Hawai‘i’s tourism economy continues to pace slightly ahead of last year contributing $293 million more toward the state’s economy, which translates to $1.4 billion in state tax revenue for the first 11 months of the year, a 2.3 percent increase from 2013. Maui led the state substantially in all growth categories. Moloka’i also experienced substantial growth in most categories – while Lana’i encountered less growth (and some loss) while plans are in the works for major resort renovations there. This morning, Hawaii Tourism Authority CEO Ronald Williams issued the following statement and statistical highlights:
“We continue to focus our efforts on ensuring the long-term sustainability of one of the state’s largest economic drivers by distributing the benefits of tourism across the state. Throughout the year, the neighbor islands have seen growth in spending surpassing last year’s records. Through November, total expenditures are up on Maui (+11.9% to $3.7 billion), Moloka‘i (+10.2% to $29.9 million), Kaua‘i (+6.6% to $1.3 billion) and Hawai‘i Island (+5.4% to $1.7 billion).
“Increases in per person per day (+9.4% to $207.9) and average length of stay (+1.1% to 8.2 days), helped to boost visitor expenditures on Maui through November. Other contributing factors included growth in visitor arrivals (+1.1% to 2.2 million visitors) and a jump in air seats (+6.2% to 1.8 million air seats) to Kahului.”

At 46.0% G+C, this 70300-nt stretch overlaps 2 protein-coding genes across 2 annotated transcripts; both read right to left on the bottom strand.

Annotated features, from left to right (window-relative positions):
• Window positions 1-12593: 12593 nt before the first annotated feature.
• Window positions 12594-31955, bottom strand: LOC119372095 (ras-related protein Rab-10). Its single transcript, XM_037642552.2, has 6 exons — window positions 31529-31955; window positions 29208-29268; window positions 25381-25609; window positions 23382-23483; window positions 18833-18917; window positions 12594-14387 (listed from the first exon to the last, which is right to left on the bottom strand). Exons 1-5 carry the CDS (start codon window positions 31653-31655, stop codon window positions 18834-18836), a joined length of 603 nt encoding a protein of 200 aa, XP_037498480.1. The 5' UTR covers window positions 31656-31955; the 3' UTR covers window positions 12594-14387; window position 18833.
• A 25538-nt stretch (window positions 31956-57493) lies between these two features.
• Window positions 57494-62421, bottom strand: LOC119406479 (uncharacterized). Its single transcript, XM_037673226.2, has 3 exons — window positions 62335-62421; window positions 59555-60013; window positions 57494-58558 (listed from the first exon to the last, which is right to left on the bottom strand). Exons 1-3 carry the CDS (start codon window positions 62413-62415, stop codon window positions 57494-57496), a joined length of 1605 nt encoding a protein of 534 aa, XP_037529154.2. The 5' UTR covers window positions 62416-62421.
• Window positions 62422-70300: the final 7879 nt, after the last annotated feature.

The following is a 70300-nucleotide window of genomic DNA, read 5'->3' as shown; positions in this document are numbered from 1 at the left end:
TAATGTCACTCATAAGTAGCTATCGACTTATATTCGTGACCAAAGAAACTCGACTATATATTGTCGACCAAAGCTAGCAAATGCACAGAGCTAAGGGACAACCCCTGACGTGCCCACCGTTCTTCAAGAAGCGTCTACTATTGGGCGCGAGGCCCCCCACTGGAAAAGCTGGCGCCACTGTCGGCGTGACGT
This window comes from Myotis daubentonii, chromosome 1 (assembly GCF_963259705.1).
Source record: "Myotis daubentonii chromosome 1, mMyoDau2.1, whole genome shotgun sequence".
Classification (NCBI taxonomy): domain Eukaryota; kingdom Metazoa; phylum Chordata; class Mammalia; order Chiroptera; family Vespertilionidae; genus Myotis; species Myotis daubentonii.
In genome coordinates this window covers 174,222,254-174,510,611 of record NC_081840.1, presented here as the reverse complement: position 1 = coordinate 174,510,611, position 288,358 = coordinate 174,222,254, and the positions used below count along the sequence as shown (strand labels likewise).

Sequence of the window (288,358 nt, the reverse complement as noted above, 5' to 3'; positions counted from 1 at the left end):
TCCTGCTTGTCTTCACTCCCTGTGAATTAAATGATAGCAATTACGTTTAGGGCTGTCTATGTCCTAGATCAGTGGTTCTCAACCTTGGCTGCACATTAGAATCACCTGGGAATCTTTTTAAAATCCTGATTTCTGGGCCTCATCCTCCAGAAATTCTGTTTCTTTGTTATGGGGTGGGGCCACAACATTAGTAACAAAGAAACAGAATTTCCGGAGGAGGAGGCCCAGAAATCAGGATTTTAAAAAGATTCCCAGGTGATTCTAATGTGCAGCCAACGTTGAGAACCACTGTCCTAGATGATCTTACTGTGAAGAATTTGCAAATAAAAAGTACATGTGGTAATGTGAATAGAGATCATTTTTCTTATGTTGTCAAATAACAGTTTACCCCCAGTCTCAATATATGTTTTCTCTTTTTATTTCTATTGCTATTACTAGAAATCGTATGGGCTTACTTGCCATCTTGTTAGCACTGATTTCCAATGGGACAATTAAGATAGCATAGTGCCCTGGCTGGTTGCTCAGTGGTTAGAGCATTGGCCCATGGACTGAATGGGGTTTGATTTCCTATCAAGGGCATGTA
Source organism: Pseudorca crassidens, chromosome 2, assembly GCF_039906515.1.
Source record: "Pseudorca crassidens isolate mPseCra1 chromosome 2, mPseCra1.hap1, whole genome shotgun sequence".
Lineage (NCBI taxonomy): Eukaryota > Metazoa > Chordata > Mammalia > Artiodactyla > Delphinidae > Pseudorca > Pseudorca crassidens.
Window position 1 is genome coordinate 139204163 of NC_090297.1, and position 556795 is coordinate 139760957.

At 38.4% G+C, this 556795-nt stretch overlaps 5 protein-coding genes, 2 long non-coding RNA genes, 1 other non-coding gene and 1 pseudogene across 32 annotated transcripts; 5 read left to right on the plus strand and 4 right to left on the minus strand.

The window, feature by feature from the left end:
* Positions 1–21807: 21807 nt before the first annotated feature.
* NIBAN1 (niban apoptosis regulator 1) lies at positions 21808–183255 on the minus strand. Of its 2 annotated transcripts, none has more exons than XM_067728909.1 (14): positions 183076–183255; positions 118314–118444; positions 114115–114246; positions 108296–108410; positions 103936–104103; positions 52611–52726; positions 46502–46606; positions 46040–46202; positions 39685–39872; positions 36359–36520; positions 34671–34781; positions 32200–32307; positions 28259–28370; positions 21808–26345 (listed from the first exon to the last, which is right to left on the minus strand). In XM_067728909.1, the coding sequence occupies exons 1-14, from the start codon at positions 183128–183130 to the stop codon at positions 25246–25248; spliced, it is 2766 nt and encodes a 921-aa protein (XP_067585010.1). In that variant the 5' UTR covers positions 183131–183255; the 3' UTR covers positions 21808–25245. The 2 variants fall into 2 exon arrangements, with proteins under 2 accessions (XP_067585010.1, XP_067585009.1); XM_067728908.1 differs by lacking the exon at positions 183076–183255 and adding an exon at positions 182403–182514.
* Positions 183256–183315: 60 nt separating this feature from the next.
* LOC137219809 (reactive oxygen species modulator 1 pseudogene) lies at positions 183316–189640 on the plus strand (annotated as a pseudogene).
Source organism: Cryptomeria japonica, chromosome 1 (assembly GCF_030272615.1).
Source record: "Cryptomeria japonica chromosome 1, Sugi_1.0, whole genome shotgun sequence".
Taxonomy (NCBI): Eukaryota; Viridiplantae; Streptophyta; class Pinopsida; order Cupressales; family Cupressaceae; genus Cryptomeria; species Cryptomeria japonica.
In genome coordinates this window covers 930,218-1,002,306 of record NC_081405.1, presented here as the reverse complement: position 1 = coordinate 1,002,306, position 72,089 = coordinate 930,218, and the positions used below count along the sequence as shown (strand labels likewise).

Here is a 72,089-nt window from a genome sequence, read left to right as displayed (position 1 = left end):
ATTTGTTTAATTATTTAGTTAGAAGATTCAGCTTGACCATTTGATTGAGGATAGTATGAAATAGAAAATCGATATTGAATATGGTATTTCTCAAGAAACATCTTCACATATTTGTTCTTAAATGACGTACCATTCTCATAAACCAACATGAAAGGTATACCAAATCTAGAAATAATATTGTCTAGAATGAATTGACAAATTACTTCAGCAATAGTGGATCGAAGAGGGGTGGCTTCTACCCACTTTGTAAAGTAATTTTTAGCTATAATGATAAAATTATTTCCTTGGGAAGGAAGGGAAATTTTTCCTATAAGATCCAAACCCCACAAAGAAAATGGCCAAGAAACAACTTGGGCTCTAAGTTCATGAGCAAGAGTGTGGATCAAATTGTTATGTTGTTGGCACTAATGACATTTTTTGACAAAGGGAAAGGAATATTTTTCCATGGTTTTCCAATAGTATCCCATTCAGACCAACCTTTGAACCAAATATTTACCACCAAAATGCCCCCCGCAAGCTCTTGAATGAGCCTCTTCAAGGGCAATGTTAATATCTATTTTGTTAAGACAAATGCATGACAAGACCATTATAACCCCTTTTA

Williams continued, “Arrivals and spending from our developing international markets also continue to grow as we work toward diversifying our tourism profile and increasing first-time arrivals to the Hawaiian Islands. This has helped to balance our core markets like Japan, where economic uncertainty has led to slight declines in visitor arrivals and decreases in length of stay, which are affecting total expenditures and may hinder us from reaching year-end targets for this market.
“On the other hand, we have seen a boost in arrivals from our core U.S. market due to an influx of air seats. As our airline partners monitor their airfares to meet load factors, it is important that we work together to sustain demand to support these routes and ensure that they remain in market.
“Maintaining the momentum and growth in visitor spending and arrivals is important for the state’s overall economy, and we will continue to work collaboratively with our industry partners and global contractors to ensure that our tourism economy continues to thrive in 2015. “